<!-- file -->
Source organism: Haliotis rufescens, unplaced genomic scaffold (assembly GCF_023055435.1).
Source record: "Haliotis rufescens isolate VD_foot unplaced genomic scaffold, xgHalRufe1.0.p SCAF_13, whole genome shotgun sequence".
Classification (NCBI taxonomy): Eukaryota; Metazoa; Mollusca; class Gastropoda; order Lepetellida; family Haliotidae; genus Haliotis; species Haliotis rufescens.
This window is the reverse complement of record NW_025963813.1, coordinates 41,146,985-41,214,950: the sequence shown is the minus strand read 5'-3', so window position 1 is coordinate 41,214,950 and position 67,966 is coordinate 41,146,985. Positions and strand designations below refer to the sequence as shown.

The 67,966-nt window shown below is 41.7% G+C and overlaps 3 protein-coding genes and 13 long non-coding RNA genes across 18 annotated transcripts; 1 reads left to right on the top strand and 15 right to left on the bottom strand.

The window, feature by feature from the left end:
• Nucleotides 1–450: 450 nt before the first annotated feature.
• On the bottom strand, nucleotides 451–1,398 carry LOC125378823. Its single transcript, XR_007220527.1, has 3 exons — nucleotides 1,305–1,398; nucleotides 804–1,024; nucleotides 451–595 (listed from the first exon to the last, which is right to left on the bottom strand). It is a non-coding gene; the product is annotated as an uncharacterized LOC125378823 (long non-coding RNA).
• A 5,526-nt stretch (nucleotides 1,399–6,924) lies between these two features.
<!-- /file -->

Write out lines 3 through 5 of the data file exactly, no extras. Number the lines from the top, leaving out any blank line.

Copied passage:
Classification (NCBI taxonomy): Eukaryota; Metazoa; Mollusca; class Gastropoda; order Lepetellida; family Haliotidae; genus Haliotis; species Haliotis rufescens.
This window is the reverse complement of record NW_025963813.1, coordinates 41,146,985-41,214,950: the sequence shown is the minus strand read 5'-3', so window position 1 is coordinate 41,214,950 and position 67,966 is coordinate 41,146,985. Positions and strand designations below refer to the sequence as shown.

The 67,966-nt window shown below is 41.7% G+C and overlaps 3 protein-coding genes and 13 long non-coding RNA genes across 18 annotated transcripts; 1 reads left to right on the top strand and 15 right to left on the bottom strand.